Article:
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Pieces from Srouji’s Almost Roman collection.
Photo: Dima Srouji

Meet the Palestinian Architect Creating Ethereal Glass Vessels

Dima Srouji, a 30-year-old global multihyphenate, is forging her own creative path by looking to the past

Dima Srouji. Photo: Elias Anastas

At just 30 years old and against some unfathomable odds, Dima Srouji has become a global multihyphenate: architect, designer, artist, and filmmaker. But artistry is in her DNA—Srouji was born into a long line of architects, including her mother, four aunts, and great-grandfather. Her family’s move from Palestine to Doha, Qatar, during the second intifada set Srouji on her own creative path. “It was a huge shock to go from a war zone to a bougie school,” she says. “I felt I had to reinvent my persona to fit in. Looking back, it was a very difficult time, but that is how you grow.”

Post-college, Srouji connected with glassblowers from Jaba’, a village on Palestine’s West Bank. The experience informed her own designs, which draw attention to the region’s 700 years of craftsmanship. She describes Ghosts, a collection of clear vessels, as “a form of restitution because they’re all replicas of displaced Roman vessels from Palestine that are now in a vitrine at The Met or the V&A.” Knots is a series of serpentine forms rendered in black glass. “It was created during COVID and was really dark, because I was in a dark place,” she explains.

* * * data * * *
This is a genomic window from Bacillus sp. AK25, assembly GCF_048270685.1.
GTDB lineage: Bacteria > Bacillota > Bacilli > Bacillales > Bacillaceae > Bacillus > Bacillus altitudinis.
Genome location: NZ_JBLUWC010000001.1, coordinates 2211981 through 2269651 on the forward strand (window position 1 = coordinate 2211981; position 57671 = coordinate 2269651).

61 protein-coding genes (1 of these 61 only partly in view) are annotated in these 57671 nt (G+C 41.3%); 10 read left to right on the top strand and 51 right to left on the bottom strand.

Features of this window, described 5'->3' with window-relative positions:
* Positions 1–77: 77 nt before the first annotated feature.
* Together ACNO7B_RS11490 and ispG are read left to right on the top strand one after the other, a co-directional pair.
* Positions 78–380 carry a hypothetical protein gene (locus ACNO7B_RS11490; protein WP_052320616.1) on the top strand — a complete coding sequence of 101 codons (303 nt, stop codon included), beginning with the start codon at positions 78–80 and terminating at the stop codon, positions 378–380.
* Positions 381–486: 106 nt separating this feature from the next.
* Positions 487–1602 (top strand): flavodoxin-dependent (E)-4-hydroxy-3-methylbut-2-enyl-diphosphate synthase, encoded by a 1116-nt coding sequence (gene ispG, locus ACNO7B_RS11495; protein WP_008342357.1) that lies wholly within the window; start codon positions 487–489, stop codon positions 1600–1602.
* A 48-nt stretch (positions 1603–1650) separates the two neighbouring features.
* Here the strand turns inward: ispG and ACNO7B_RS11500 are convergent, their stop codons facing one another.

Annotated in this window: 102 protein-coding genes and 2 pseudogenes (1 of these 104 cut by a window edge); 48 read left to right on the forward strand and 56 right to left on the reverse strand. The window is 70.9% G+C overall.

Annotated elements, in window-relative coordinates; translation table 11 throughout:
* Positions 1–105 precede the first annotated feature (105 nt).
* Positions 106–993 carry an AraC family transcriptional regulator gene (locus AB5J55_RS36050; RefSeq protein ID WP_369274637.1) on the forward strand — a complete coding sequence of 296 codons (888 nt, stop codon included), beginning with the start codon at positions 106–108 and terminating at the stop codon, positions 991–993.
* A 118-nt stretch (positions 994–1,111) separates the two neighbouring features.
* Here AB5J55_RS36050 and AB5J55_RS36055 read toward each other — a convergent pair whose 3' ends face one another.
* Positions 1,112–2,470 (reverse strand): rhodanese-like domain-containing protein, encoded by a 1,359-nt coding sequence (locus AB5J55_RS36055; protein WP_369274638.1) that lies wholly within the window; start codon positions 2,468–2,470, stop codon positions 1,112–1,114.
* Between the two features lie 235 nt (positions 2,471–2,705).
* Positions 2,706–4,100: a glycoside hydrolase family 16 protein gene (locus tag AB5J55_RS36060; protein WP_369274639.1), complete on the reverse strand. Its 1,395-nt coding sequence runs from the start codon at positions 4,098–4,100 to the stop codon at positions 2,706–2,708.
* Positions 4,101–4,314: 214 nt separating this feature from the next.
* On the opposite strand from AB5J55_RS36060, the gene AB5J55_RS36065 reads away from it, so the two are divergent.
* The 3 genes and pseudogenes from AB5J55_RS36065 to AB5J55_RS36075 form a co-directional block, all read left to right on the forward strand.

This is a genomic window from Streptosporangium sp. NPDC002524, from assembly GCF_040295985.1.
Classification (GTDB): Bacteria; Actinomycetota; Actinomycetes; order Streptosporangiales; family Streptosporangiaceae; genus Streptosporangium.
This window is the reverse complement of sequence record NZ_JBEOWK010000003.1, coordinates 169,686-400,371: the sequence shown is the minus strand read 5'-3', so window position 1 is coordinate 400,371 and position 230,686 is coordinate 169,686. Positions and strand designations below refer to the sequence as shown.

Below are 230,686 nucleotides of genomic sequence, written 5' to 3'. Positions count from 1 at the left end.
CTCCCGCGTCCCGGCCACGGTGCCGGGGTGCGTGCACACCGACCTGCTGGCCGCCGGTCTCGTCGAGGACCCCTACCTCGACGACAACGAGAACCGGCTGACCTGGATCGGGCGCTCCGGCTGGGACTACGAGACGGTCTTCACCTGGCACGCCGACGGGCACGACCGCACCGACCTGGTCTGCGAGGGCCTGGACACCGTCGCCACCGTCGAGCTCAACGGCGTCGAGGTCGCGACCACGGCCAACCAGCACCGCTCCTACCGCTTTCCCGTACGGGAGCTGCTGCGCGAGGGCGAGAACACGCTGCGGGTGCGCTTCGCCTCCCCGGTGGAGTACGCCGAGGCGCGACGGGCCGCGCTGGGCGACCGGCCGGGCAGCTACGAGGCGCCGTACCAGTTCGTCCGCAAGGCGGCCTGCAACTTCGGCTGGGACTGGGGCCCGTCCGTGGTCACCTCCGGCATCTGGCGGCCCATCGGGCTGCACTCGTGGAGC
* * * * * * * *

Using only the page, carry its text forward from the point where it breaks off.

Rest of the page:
The collection is a series of contemporary forgeries and a critique of the value system placed on Roman vessels and jugs from Greater Syria found in multiple global museum collections. Photo: Dima Srouji

The colors used are extracted from Roman architecture and aim to capture the essence of the natural materials used in Roman glass as well as natural dyes including plant ash, dried herbs, and natural rocks and minerals. Photo: Dima Srouji

That melancholy seems to be lifting, with Srouji launching an online shop for her collection Hollow Forms and preparing to head to London as a Jameel fellow at the Victoria and Albert Museum. “There is some- thing about projecting your life experiences onto inanimate forms and making them speak that is incredibly healing,” she says. 

Pieces from her Alienation collection. Photo: Dima Srouji

A version of this article first appeared in print in our 2021 Summer Issue under the headline “Material World.” Subscribe to the magazine.

Cover: Pieces from Srouji’s Almost Roman collection.
Photo: Dima Srouji

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